(FFCC Comment: “hair must be properly groomed and present a professional public image” This was an issue decades ago where the issue of “what a professional public image is, and according to who? While we all have our own thoughts of what being well groomed and presenting a public image is…it can be a very subjective and expensive battle…and again raise’s the question: can there be different enforcement for men vs women?…or different stations?…after all, it is 2022! Safety issue? ABSOLUTELY…but organization wide consistency and fairness with legally defensible policy’s are essential for all FD’s …vs. individual or inconsistent supervisor subjectivity, which can make it get real ugly …we are pretty sure there is legal precedent…so we shall see what happens in this nostalgic case. BG)
A group speaking on behalf of Black firefighters within the Jacksonville Fire and Rescue Department says an issue over hair is being used against some firefighters. The question is whether firefighters should be allowed to have braids and dreadlocks — or whether they create a safety issue.
The young firefighter whose incident sparked the debate didn’t want to be identified, but he is making a name for himself when it comes to the fire department and its policies about hair, hair length, safety, grooming, and the way firefighters appear in public.
In a letter obtained by News4JAX that was sent to the fire union and JFRD officials, the firefighter, who was to work an overtime shift at Fire Station 1, said the chief there told him he had to go home and lose overtime pay or go in the bathroom to cut his hair because it was too thick. He chose to go home.
In doing so, the firefighter says he lost out on the overtime pay.
A spokesman for the Brotherhood of Firefighters, District Fire Chief Terrance Jones, believes that was wrong.
“And that’s an unlawful order because the only way we can send a firefighter home is if we suspect him or her of being under influence of some type of drug,” Jones said, adding that it’s not just up to one person to decide. He said another fire official has to agree with the discipline. Jones also said there was nothing wrong with the firefighter’s hair and that it met regulation.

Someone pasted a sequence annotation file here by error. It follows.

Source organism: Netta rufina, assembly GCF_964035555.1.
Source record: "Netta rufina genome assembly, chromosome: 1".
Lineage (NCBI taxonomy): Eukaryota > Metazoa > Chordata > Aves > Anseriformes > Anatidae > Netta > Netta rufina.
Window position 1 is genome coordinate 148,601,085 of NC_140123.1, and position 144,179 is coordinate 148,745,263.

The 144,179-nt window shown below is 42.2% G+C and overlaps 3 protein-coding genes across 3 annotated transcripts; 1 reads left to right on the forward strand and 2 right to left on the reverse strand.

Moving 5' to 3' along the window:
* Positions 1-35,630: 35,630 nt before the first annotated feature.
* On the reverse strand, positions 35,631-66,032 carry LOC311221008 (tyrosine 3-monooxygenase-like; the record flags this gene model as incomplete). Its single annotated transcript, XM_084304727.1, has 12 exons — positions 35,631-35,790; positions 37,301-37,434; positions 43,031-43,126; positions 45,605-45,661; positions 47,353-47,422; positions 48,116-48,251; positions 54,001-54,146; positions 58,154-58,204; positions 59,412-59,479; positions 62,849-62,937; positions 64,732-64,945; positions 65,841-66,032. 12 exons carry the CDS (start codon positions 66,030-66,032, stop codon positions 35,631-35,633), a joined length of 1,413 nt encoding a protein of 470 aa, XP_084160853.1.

“His hair was up, and it was legal. We have females on the job whose hair is much longer than his,” Jones said.
In fact, Jones said, the firefighter has been working and still works at another station where the length and style of his hair have never come into question.
JFRD Chief Keith Powers is normally very forthcoming with interviews but in regards to this issue, provided only this statement with the understanding it would be used in its entirety:
“As a policy, JFRD does not comment on specific personnel matters. That being said, JFRD Chief Officers are required by policy to maintain order and discipline within the companies in their districts and shall take necessary action to correct any deficiencies found. I fully support JFRD Chief Officers in their efforts to ensure personnel are properly groomed and present a professional public image as required by a longstanding department policy. In fact, during probation all new firefighters are provided a copy of all JFRD policies and are tested on them to ensure a complete understanding.”
News4JAX also received a copy of that policy, which was updated last August. It says:
- Hairstyles that interfere with personal protective equipment are not allowed
- Hair should be neat, clean, and styled to present a well-groomed appearance
- Hair should not exceed 2 inches in thickness
- Hair on the side of the head shall not extend below the bottom of the ear and on the back of the head shall not extend to top of the collar
For women, many of the same requirements apply but they can restrain it or wear it up to comply.
Randy Wyse, the President of the Jacksonville Association of Firefighters, gave News4JAX this statement:
“(The firefighter) is utilizing his rights under our Collective Bargaining Agreement and his union will be guiding him through the grievance process. This isn’t the first time grooming has become an issue for local Black fighters. A lawsuit in federal court is still pending over beards …”